The Revelstoke area has several endemic species according to a new study listing plants, insects and animals that exist in Canada and nowhere else.
The report, by the Nature Conservancy of Canada and NatureServe Canada was released in June to mark Canadian Environment Week.
It’s the first time such a list has been compiled.
“We hope the report will be a call to action,” said Dan Kraus, co-author of the study.
More than one-third of the 308 species on the list are at risk for extinction, with several already gone. Kraus said the list matters as it’s entirely up to Canadians to ensure these species survive.
“If we fail, they will be gone from the planet forever.”
According to the United Nations, one million plant and animal species are on the verge of extinction globally.
The highest number of endemic species in Canada, at 105, is found in B.C. Endemic refers to a native species restricted to a certain location.
One species, Thor’s Northern Caddisfly (Philocasca thor) is found in Glacier National Park and three are found near Mica Dam, including purple paintbrush (Castilleja purpurascens), crumpled tarpaper lichen (Collema coniophilum) and a liverwort (Frullania hattoriana).
The crumpled tarpaper lichen is listed as threatened, while the status of other three species is unknown.
The report notes areas on either side of Revelstoke, i.e. the Okanagan and Yoho National Park, are both hot spots for biodiversity.
Kraus said the report does highlight gaps in areas that require more data collection. For example, while there are few endemic species noted south of Revelstoke, that does not necessarily mean there are no unique species, rather it could indicate research is lacking in that area.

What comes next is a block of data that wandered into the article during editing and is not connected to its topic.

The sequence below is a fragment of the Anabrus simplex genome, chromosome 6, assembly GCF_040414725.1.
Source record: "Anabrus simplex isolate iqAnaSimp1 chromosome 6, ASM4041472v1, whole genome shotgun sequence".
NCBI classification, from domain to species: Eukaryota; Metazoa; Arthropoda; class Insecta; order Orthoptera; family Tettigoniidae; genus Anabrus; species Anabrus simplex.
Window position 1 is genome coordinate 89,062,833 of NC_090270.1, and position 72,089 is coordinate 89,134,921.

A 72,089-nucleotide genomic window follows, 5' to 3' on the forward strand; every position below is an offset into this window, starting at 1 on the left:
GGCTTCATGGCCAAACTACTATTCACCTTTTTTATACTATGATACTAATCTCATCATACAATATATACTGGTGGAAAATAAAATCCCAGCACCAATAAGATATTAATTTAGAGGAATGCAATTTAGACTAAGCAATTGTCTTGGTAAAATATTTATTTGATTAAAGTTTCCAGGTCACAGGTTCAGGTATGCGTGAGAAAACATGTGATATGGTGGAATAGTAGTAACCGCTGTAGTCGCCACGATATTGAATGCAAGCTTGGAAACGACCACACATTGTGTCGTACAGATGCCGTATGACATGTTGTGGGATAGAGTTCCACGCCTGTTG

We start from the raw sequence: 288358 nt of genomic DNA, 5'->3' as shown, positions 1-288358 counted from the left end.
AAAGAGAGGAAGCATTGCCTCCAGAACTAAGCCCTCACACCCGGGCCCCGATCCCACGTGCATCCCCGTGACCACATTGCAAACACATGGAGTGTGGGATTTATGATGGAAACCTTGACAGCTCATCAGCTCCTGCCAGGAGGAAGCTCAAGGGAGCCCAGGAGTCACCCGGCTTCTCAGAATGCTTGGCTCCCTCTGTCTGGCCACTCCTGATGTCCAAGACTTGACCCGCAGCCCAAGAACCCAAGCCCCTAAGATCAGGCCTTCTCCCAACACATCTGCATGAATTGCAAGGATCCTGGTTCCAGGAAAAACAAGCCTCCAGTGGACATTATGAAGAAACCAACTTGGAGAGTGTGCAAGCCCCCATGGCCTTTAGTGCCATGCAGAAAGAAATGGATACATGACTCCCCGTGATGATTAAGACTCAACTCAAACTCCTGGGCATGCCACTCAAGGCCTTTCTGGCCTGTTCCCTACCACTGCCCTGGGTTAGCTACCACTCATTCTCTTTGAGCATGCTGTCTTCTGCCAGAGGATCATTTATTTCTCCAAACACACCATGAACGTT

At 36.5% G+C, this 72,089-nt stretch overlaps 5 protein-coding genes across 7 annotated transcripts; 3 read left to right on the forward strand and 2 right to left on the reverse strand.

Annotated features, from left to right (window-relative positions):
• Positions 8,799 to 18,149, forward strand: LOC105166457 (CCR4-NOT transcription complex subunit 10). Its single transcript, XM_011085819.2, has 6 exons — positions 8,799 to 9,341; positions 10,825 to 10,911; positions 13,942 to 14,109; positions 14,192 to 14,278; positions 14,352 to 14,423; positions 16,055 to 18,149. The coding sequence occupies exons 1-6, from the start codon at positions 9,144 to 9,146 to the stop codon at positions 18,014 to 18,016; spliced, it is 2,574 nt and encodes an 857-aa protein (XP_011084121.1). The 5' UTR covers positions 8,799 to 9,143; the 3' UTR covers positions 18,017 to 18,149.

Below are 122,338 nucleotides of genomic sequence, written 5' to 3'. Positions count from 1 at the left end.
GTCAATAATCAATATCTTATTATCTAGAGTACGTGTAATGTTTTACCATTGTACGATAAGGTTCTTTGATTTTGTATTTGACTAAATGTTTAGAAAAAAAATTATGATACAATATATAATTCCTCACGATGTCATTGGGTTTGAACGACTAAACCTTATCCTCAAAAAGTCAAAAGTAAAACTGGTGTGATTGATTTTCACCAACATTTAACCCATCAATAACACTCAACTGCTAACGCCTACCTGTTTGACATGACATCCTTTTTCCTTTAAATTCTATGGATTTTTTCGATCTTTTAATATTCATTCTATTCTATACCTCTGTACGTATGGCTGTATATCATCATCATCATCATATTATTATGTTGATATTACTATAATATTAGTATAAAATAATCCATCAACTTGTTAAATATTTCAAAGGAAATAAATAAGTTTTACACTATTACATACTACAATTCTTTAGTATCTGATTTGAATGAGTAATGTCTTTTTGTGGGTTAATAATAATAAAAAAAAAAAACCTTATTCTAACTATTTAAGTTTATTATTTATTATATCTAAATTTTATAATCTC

Kraus said one surprise in the report was how many species are at risk across Canada. While many species in southern Canada are threatened due to habitat loss, species in the north are at risk because of climate change.
The endangered caribou herds near Revelstoke were not included as they are not a subspecies. Subspecies refers to a population of a species that lives in different areas, but cannot interbreed due to geographic isolation or sexual selection.
Other unique species in B.C. include the dwarf coastal maidenhair fern, the threatened northern Saw-whet owl brooksi subspecies, the Island snow scorpionfly, the Pacific Steller’s jay, Vancouver Island fleabane, the threatened Vancouver lamprey and the endangered Carey small limestone moss.
Kraus said the aim is to keep updating the endemic list as new species are found. In the future, the list could include endemic ecosystems, which is another measure of biodiversity.
For example, aspen parkland in Manitoba, Saskatchewan and Alberta is a transitional ecosystem between boreal forest and grasslands that is unique to Canada.
Parkland is important habitat for many bird species, such as the loggerhead shrike and golden-winged warbler.
Only 10 per cent of parkland natural habitat remains intact as almost 90 per cent has been converted to farmland.
“We’ve liquidated much of the nature in Canada,” said Kraus.
To see the report and associated maps, visit storymaps.arcgis.com/stories/23b1ba2f0e2e46ce9a8c27412f414fc1.
Written with files from Shalu Mehta and Canadian Press
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